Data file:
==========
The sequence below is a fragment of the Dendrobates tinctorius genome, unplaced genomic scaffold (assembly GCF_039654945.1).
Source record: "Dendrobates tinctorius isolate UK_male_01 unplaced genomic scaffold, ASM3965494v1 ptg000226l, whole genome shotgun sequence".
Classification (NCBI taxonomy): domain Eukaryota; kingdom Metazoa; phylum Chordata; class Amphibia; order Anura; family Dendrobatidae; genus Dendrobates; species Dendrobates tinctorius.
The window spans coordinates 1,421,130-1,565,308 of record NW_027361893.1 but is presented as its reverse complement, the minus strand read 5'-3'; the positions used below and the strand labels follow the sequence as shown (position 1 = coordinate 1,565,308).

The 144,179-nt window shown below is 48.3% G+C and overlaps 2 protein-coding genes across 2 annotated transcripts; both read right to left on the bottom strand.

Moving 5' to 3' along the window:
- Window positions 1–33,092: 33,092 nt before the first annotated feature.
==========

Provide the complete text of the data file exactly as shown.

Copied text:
The sequence below is a fragment of the Dendrobates tinctorius genome, unplaced genomic scaffold (assembly GCF_039654945.1).
Source record: "Dendrobates tinctorius isolate UK_male_01 unplaced genomic scaffold, ASM3965494v1 ptg000226l, whole genome shotgun sequence".
Classification (NCBI taxonomy): domain Eukaryota; kingdom Metazoa; phylum Chordata; class Amphibia; order Anura; family Dendrobatidae; genus Dendrobates; species Dendrobates tinctorius.
The window spans coordinates 1,421,130-1,565,308 of record NW_027361893.1 but is presented as its reverse complement, the minus strand read 5'-3'; the positions used below and the strand labels follow the sequence as shown (position 1 = coordinate 1,565,308).

The 144,179-nt window shown below is 48.3% G+C and overlaps 2 protein-coding genes across 2 annotated transcripts; both read right to left on the bottom strand.

Moving 5' to 3' along the window:
- Window positions 1–33,092: 33,092 nt before the first annotated feature.